Unsurprisingly, the environmental determinism of the “climate wars” sort has also appealed to many post-colonial African regimes, including in Sudan. Blaming the climate for water scarcity, land degradation, and rural poverty conveniently deflects scrutiny from how governments pursue exclusionary policies that favor urban constituencies, privilege access to water and land for well-connected agro-businesses, and underinvest in rural communities. The military-Islamist “Al-Ingaz” regime that ruled Sudan between 1989 and 2019 eagerly reinforced tropes about Darfur as an environmental conflict in which hapless victims of global climate change fought each other. The regime used the European-Sudanese Public Affairs Council (ESPAC), a UK-based organization run by David Hoile, to insist this was an ecologically driven resource war between Darfurians: “[T]here is no doubt that climate change and directly related environmental degradation have served to underpin the politics of conflict in Darfur.” ESPAC accused the U.S. and Western NGOs of seeking to balkanize Sudan and was widely believed to be funded by the Sudanese government to promote the climate war narrative and generally absolve the regime of wrongdoing through propaganda.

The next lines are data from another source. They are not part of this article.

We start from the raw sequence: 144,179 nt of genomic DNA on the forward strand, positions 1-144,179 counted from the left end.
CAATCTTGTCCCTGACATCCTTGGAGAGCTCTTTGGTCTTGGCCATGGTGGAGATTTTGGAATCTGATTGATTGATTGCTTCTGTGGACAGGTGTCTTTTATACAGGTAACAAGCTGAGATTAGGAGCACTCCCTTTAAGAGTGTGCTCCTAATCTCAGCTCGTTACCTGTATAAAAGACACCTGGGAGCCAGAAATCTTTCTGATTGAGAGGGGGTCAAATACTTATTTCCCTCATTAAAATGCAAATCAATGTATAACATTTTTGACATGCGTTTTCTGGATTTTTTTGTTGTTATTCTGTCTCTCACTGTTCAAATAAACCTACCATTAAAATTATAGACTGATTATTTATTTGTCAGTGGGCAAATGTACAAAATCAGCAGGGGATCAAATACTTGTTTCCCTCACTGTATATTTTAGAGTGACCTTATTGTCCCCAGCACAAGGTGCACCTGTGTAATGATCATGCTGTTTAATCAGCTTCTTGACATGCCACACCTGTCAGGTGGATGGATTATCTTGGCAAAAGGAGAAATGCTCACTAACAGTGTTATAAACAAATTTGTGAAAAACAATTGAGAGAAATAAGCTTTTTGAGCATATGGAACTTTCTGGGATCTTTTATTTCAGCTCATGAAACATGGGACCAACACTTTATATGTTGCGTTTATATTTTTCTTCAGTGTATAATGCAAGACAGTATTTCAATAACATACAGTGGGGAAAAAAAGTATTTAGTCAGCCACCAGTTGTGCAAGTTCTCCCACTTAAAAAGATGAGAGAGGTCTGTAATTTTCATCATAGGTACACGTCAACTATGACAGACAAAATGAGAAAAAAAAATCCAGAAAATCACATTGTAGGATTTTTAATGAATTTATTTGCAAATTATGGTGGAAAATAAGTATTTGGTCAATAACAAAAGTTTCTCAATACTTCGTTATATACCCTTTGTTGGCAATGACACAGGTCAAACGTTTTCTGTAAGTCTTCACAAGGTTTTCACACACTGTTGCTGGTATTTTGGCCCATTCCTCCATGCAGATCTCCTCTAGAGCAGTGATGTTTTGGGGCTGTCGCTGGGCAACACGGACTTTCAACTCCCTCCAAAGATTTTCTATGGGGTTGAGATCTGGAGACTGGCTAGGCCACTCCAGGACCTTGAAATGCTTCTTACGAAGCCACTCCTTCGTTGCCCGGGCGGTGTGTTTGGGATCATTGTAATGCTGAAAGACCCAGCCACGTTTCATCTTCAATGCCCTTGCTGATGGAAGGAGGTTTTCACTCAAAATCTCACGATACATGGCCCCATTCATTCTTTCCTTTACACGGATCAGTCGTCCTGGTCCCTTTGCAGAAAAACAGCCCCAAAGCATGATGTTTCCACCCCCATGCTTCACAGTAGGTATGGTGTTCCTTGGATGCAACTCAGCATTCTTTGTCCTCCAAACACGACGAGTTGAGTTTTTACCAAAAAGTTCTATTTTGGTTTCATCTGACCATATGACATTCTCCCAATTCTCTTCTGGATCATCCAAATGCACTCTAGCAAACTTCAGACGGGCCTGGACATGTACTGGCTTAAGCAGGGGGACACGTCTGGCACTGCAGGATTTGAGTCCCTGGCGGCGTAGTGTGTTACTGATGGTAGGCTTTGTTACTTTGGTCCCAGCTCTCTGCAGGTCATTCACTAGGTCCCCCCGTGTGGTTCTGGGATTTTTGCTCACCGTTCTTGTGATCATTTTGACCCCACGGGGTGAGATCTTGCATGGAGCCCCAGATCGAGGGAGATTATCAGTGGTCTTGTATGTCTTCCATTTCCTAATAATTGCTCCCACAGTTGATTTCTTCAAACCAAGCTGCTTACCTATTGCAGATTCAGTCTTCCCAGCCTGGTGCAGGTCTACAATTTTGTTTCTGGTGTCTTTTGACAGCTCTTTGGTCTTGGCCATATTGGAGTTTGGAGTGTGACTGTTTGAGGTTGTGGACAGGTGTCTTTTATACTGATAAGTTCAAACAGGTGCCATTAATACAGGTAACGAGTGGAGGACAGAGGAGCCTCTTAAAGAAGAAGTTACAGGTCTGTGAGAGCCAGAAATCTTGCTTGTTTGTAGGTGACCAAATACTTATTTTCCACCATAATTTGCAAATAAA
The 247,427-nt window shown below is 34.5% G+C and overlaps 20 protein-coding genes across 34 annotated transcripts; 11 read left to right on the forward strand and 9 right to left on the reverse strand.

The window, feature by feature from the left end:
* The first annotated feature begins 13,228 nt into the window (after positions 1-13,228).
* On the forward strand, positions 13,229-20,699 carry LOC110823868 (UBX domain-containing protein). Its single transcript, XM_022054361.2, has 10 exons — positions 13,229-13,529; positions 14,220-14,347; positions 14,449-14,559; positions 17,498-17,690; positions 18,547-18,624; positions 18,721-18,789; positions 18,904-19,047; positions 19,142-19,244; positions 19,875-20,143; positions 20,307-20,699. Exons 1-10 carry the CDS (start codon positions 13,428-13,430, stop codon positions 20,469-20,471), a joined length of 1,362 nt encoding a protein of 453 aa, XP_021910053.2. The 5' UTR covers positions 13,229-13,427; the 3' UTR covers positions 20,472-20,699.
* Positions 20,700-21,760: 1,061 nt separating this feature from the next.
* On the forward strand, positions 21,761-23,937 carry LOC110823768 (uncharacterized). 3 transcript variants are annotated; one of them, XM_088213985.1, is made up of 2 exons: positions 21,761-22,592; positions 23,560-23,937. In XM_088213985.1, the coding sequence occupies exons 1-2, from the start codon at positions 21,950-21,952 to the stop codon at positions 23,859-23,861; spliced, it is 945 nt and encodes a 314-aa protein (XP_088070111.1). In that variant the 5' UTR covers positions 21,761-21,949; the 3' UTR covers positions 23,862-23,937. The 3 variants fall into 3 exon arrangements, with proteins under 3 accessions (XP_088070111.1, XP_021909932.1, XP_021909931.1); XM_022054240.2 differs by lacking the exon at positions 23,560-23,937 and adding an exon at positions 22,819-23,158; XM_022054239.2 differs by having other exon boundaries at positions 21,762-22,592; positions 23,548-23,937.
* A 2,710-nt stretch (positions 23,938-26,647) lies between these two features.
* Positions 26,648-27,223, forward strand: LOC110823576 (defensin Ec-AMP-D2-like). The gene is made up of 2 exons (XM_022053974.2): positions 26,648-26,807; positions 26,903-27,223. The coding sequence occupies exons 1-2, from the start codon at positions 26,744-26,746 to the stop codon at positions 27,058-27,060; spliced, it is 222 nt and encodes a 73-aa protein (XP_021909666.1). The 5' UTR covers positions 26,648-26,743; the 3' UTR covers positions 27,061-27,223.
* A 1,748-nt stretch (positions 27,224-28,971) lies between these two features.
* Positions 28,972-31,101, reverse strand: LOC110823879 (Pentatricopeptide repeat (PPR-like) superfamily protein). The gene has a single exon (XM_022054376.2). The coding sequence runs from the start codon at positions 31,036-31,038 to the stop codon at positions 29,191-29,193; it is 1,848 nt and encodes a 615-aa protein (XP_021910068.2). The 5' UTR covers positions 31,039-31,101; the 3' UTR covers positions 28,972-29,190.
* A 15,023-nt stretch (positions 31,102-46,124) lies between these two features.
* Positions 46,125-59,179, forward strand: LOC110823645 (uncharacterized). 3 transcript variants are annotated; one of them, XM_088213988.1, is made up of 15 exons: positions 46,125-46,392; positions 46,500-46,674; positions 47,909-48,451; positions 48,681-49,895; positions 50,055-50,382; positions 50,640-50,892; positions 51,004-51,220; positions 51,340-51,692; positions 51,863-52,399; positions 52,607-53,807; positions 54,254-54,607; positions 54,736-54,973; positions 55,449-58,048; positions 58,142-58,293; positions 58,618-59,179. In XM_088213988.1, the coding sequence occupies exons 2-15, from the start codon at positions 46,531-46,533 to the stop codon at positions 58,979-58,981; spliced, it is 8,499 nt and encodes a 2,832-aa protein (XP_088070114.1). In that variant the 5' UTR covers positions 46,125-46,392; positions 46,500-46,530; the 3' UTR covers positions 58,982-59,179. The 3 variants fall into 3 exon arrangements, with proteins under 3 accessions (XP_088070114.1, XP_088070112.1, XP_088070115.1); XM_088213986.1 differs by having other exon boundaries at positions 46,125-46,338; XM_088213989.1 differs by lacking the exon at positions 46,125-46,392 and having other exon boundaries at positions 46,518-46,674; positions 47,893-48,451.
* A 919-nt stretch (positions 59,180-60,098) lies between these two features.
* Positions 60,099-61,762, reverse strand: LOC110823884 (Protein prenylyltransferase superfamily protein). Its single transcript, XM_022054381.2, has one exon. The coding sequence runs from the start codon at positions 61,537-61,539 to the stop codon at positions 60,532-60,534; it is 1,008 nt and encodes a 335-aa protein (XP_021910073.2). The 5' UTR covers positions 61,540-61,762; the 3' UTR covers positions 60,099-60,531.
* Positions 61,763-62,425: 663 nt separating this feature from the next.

These tropes—that the Darfur conflict reflects ancient tribal hatreds reinvigorated by drought—were also referenced by Al-Ingaz leaders as they were investigated, and later charged, by the International Criminal Court for crimes against humanity, war crimes, and genocide. Pointing to the “apolitical” climate as causing the massacres in western Sudan was intended to shield an authoritarian government from accountability for its own divide-and-rule policies. Similar invocations of global warming to distract from the political failures that render marginalized people prone to hazards can be observed across the world.